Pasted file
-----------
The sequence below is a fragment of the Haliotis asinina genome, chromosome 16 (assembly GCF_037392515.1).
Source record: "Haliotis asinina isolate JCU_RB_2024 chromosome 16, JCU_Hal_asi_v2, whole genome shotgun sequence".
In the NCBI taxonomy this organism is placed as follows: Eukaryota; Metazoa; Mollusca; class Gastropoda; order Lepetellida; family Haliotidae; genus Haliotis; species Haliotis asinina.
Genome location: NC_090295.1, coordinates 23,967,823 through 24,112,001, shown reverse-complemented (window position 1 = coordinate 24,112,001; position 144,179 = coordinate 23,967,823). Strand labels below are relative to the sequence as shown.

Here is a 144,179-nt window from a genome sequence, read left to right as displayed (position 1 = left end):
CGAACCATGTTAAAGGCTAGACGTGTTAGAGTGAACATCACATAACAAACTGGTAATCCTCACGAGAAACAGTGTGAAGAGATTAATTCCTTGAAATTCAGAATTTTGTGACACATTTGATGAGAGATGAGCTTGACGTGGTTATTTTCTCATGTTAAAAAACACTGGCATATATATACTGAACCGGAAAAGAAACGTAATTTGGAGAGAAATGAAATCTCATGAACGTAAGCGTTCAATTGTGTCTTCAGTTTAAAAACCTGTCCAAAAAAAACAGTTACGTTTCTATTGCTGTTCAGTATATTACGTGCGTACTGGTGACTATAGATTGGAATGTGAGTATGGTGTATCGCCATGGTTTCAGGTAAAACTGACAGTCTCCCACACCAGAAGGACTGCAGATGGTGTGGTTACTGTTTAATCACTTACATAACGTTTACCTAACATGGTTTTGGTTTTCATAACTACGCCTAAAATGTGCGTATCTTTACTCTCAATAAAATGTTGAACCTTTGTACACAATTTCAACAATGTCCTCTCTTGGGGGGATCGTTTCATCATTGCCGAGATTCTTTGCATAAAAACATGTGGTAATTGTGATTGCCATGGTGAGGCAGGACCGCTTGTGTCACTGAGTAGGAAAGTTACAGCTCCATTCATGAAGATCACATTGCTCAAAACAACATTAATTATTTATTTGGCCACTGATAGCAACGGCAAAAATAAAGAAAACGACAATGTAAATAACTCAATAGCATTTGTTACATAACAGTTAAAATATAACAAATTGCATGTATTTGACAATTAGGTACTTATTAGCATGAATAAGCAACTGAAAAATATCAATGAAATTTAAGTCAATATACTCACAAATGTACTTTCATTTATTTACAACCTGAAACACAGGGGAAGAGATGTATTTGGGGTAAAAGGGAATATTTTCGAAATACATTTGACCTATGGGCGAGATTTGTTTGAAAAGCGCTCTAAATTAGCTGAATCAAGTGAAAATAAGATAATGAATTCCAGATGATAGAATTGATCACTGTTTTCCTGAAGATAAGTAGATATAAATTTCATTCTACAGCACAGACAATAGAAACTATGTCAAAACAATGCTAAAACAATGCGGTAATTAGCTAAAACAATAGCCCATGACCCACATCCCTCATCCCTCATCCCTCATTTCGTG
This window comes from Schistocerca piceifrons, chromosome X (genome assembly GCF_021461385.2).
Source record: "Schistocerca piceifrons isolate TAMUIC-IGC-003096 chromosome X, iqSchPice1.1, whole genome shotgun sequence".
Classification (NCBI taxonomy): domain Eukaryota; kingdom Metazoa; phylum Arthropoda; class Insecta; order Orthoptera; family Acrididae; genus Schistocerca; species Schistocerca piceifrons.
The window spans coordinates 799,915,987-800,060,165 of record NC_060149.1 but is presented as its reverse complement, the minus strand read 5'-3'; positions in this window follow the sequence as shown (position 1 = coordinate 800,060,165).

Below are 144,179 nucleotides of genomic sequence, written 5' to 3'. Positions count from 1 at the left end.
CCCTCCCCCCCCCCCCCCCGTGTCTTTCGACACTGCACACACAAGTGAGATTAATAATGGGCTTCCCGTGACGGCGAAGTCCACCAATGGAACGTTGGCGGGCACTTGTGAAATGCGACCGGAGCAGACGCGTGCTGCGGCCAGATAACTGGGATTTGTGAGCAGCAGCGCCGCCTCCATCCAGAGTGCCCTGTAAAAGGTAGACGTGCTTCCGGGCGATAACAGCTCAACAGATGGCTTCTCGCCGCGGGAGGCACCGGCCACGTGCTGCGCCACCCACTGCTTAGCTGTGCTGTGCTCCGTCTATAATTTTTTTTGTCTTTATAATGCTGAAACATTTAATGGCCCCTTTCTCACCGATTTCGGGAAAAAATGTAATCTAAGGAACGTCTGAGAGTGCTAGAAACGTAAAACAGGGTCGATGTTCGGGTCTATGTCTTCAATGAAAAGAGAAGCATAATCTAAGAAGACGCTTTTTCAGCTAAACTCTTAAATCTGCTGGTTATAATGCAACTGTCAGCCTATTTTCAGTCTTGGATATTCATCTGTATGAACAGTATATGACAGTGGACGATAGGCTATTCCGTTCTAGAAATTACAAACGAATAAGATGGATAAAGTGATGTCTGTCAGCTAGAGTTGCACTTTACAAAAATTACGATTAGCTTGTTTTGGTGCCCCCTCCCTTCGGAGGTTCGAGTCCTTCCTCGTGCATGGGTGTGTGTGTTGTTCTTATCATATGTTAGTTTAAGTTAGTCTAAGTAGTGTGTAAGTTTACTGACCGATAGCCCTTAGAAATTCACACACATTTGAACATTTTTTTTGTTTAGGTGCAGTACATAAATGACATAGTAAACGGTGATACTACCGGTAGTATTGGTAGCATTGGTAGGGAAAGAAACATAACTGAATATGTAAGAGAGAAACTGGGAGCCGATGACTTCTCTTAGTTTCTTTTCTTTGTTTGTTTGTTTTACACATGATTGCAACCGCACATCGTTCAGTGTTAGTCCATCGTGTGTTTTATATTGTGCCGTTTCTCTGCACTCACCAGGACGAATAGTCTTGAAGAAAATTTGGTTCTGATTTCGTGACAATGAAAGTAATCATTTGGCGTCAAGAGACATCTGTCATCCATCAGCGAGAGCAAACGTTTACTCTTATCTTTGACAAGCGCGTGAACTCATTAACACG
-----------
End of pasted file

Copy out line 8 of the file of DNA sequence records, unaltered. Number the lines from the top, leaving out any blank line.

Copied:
Source record: "Schistocerca piceifrons isolate TAMUIC-IGC-003096 chromosome X, iqSchPice1.1, whole genome shotgun sequence".